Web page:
United States: Akron, Alabama, Alaska, Albuquerque, Amarillo, Anaheim, Anchorage, Ann Arbor, Arizona, Arkansas, Arlington, Aspen, Atlanta, Aurora, Austin, Bakersfield, Baltimore, Baton Rouge, Beaver Creek, Big Bear Lake, Billings, Biloxi, Birmingham, Boca Raton, Boise, Boston, Breckenridge, Brooklyn, Buffalo, California, Carlsbad, Carmel-by-the-Sea, Chandler, Charlotte, Chesapeake, Cheyenne, Chicago, Chula Vista, Cincinnati, Clearwater, Cleveland, Colorado Springs, Colorado, Columbus Georgia, Columbus, Connecticut, Corpus Christi, Costa Mesa, Cupertino, Dallas, Dana Point, Daytona Beach, Death Valley, Delaware, Delray Beach, Denver, Des Moines, Destin, Detroit, Durham, El Paso, Estes Park, Fargo, Fayetteville, Florida, Fontana, Fort Lauderdale, Fort Myers, Fort Walton Beach, Fort Wayne, Fort Worth, Fremont, Fresno, Galveston, Garland, Georgia, Gilbert, Glendale, Grand Canyon, Grand Rapids, Grand Teton, Great Smoky Mountains, Greensboro, Gulfport, Hawaii, Henderson, Hialeah, Hollywood, Honolulu, Hot Springs, Houston, Huntington Beach, Idaho, Illinois, Indiana, Indianapolis, Iowa, Irving, Jackson Mississippi, Jackson Wyoming, Jacksonville, Jersey City, Juneau, Kansas City, Kansas, Kentucky, Key Largo, Key West, La Jolla, Laguna Beach, Lahaina, Lake Tahoe, Laredo, Las Vegas, Lexington, Lincoln, Little Rock, Long Beach, Los Angeles, Louisiana, Louisville, Lubbock, Madison, Maine, Malibu, Mammoth Lakes, Manhattan, Marathon, Maryland, Massachusetts, Memphis, Mesa, Mexico City, Miami Beach, Miami, Michigan, Milwaukee, Minneapolis, Minnesota, Mississippi, Missouri, Moab, Modesto, Montana, Monterey, Montgomery, Moreno Valley, Mountain View, Myrtle Beach, Napa, Naples, Nashville, Nebraska, Nevada, New Hampshire, New Jersey, New Mexico, New Orleans, New York City, New York, Newark, Newport Beach, Newport, Norfolk, North Carolina, North Dakota, North Las Vegas, Oakland, Ocean City, Oceanside, Ohio, Oklahoma City, Oklahoma, Omaha, Oregon, Orlando, Oxnard, Palm Coast, Palm Desert, Palm Springs, Palo Alto, Panama City Beach, Park City, Pasadena, Pennsylvania, Pensacola, Philadelphia, Phoenix, Pittsburgh, Plano, Pompano Beach, Portland, Portland, Providence, Raleigh, Reno, Rhode Island, Richmond, Riverside, Rochester, Rocky Mountains, Sacramento, Saint Paul, Salt Lake City, San Antonio, San Bernardino, San Diego, San Francisco, San Jose, Sanibel, Santa Ana, Santa Barbara, Santa Cruz, Santa Fe, Santa Monica, Sarasota, Savannah, Scottsdale, Seattle, Shreveport, Silicon Valley, South Carolina, South Dakota, South Lake Tahoe, Spokane, Springfield, Squaw Valley, St. Augustine, St. Louis, St. Petersburg, Steamboat Springs, Stockton, Sunny Isles Beach, Sunnyvale, Tacoma, Tallahassee, Tampa, Telluride, Tennessee, Texas, Thousand Oaks, Toledo, Tucson, Tulsa, Utah, Vail, Vermont, Virginia Beach, Virginia, Waikiki, Washington D.C., Washington, West Palm Beach, West Virginia, Wichita, Winston-Salem, Wisconsin, Wyoming, Yellowstone, Yonkers, Yosemite, Zion, etc.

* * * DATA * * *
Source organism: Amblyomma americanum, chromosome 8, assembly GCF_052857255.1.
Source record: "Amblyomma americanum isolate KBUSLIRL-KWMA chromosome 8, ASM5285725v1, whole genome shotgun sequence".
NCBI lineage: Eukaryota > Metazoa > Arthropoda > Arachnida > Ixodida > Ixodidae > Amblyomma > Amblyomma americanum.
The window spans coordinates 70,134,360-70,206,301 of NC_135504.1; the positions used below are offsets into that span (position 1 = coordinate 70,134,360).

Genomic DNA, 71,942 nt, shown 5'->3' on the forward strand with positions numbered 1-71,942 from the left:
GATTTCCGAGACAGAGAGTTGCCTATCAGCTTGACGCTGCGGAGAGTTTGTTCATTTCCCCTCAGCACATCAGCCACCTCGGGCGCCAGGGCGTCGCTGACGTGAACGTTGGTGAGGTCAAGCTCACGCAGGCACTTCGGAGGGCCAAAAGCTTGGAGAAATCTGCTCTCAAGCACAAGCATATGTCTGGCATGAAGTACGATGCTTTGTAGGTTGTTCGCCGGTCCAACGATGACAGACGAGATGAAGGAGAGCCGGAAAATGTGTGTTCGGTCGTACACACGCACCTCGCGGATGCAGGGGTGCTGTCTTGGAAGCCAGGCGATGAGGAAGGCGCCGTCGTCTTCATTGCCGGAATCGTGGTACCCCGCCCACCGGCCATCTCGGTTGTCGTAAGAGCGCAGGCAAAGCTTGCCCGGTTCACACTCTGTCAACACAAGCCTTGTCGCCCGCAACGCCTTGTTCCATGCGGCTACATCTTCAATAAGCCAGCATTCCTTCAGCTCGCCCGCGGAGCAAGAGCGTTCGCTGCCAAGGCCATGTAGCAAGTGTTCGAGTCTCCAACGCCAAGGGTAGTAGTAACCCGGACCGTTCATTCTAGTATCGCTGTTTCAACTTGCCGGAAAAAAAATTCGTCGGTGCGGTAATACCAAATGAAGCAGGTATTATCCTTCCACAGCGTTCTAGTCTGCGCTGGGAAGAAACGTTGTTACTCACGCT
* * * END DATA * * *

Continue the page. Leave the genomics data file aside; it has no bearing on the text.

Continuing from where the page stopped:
Uruguay: Montevideo, Punta del Este, etc.
Uzbekistan: Bukhara, Fergana, Khiva, Kokand, Navoiy, Samarkand, Tashkent, Urgench, etc.
Vanuatu: Port Vila, etc.
Venezuela: Caracas, Isla Margarita, Maracaibo, Porlamar, etc.
Vietnam: Cần Thơ, Da Lat, Da Nang, Haiphong, Hanoi, Ho Chi Minh City, Huế, Hạ Long, Hội An, Long Hải, Mỹ Tho, Nha Trang, Ninh Bình, Phan Thiết, Phú Quốc, Qui Nhơn, Rạch Giá, Sa Pa, Vũng Tàu, Đồng Hới, etc.
Yemen: Aden, Sana'a, etc.
Zambia: Livingstone, Lusaka, etc.
Zimbabwe: Bulawayo, Harare, Mutare, Victoria Falls, etc.